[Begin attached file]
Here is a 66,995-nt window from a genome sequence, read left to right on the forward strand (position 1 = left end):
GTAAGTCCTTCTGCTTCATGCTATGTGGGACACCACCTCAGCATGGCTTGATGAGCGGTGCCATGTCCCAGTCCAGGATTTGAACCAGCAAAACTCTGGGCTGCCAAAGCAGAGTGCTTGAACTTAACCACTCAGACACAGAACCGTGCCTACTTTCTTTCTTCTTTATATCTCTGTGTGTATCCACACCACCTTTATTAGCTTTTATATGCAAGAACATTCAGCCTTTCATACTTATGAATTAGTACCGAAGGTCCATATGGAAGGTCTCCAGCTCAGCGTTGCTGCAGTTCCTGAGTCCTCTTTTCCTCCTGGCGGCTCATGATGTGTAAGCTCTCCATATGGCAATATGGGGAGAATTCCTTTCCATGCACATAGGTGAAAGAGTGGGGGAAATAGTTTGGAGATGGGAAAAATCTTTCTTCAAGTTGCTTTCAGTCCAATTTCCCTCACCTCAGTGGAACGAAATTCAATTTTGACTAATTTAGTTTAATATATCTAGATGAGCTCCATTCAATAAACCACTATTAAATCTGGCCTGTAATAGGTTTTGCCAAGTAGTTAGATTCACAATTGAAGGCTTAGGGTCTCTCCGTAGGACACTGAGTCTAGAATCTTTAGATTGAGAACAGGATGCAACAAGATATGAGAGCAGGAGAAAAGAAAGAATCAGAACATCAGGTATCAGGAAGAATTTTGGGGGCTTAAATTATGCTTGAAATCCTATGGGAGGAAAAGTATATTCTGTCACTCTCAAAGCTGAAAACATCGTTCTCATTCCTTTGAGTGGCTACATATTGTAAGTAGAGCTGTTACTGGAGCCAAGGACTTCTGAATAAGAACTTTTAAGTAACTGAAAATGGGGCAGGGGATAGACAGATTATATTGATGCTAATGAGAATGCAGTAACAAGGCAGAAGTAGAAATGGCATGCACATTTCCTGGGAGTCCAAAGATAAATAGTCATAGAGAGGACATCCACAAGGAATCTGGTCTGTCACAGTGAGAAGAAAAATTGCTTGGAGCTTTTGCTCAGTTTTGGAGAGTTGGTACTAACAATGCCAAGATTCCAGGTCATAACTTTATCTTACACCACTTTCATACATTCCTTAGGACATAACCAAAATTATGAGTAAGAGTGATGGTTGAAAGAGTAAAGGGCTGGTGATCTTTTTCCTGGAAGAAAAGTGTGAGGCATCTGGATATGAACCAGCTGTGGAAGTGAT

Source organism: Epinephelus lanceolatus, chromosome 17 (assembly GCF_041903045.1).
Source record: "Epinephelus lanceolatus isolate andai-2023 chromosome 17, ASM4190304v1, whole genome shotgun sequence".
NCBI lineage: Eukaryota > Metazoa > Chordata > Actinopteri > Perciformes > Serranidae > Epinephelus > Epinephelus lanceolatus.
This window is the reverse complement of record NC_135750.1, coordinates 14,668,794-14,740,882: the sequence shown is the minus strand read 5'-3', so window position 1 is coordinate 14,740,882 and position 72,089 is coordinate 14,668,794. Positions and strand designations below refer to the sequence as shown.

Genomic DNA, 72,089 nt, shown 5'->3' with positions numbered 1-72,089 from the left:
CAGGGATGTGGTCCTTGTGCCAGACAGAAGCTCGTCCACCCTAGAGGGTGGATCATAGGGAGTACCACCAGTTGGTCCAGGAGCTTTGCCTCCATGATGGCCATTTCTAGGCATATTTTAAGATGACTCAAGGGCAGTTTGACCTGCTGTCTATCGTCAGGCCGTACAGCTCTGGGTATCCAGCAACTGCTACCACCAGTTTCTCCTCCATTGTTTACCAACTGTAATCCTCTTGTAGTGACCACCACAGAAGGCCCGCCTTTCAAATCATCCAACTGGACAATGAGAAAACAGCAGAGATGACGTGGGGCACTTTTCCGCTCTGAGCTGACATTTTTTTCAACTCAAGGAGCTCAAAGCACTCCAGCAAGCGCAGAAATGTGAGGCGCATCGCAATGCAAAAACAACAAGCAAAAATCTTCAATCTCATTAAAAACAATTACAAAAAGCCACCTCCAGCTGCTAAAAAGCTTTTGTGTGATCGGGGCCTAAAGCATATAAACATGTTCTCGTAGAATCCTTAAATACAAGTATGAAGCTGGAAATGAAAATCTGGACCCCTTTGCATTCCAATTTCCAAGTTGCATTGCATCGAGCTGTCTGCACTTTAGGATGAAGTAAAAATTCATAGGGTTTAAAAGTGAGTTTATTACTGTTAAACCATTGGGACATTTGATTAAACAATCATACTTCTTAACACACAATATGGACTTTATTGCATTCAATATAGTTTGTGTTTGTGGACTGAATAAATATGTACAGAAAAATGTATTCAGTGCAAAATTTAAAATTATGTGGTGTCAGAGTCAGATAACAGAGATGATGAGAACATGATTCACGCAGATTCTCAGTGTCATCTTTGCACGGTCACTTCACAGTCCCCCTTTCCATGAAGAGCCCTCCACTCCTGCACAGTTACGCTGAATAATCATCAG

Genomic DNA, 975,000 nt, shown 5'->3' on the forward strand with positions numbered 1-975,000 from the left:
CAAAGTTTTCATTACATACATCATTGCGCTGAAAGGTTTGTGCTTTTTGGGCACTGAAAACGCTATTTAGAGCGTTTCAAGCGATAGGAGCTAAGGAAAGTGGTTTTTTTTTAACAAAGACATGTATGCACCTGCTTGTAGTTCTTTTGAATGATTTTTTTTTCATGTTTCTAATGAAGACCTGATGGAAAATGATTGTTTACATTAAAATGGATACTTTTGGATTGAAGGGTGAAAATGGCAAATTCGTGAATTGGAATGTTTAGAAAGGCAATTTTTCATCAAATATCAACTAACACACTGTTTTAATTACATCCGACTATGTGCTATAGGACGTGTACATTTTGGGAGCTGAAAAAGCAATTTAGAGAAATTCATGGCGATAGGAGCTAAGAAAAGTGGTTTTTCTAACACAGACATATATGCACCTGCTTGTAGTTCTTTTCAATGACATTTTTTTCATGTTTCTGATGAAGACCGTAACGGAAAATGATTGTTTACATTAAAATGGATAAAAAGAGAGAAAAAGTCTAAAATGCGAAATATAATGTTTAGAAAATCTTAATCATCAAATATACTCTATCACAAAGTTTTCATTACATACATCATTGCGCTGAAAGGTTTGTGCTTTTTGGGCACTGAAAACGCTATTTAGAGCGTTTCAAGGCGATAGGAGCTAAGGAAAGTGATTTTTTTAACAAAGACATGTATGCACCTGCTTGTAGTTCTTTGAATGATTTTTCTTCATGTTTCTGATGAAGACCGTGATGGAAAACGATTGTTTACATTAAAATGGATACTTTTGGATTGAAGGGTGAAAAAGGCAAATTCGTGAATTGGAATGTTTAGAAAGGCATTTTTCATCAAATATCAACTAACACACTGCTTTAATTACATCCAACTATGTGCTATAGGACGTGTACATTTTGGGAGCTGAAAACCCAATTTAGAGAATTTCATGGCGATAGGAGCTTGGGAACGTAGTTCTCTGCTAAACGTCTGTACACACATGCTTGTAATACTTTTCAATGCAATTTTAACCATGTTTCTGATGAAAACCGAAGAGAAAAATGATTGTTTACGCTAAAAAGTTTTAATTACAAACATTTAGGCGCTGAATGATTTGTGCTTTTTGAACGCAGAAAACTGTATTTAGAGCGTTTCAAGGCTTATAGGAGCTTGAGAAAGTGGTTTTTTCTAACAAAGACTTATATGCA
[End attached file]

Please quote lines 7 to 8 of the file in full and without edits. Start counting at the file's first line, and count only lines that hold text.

Genomic DNA, 72,089 nt, shown 5'->3' with positions numbered 1-72,089 from the left:
CAGGGATGTGGTCCTTGTGCCAGACAGAAGCTCGTCCACCCTAGAGGGTGGATCATAGGGAGTACCACCAGTTGGTCCAGGAGCTTTGCCTCCATGATGGCCATTTCTAGGCATATTTTAAGATGACTCAAGGGCAGTTTGACCTGCTGTCTATCGTCAGGCCGTACAGCTCTGGGTATCCAGCAACTGCTACCACCAGTTTCTCCTCCATTGTTTACCAACTGTAATCCTCTTGTAGTGACCACCACAGAAGGCCCGCCTTTCAAATCATCCAACTGGACAATGAGAAAACAGCAGAGATGACGTGGGGCACTTTTCCGCTCTGAGCTGACATTTTTTTCAACTCAAGGAGCTCAAAGCACTCCAGCAAGCGCAGAAATGTGAGGCGCATCGCAATGCAAAAACAACAAGCAAAAATCTTCAATCTCATTAAAAACAATTACAAAAAGCCACCTCCAGCTGCTAAAAAGCTTTTGTGTGATCGGGGCCTAAAGCATATAAACATGTTCTCGTAGAATCCTTAAATACAAGTATGAAGCTGGAAATGAAAATCTGGACCCCTTTGCATTCCAATTTCCAAGTTGCATTGCATCGAGCTGTCTGCACTTTAGGATGAAGTAAAAATTCATAGGGTTTAAAAGTGAGTTTATTACTGTTAAACCATTGGGACATTTGATTAAACAATCATACTTCTTAACACACAATATGGACTTTATTGCATTCAATATAGTTTGTGTTTGTGGACTGAATAAATATGTACAGAAAAATGTATTCAGTGCAAAATTTAAAATTATGTGGTGTCAGAGTCAGATAACAGAGATGATGAGAACATGATTCACGCAGATTCTCAGTGTCATCTTTGCACGGTCACTTCACAGTCCCCCTTTCCATGAAGAGCCCTCCACTCCTGCACAGTTACGCTGAATAATCATCAG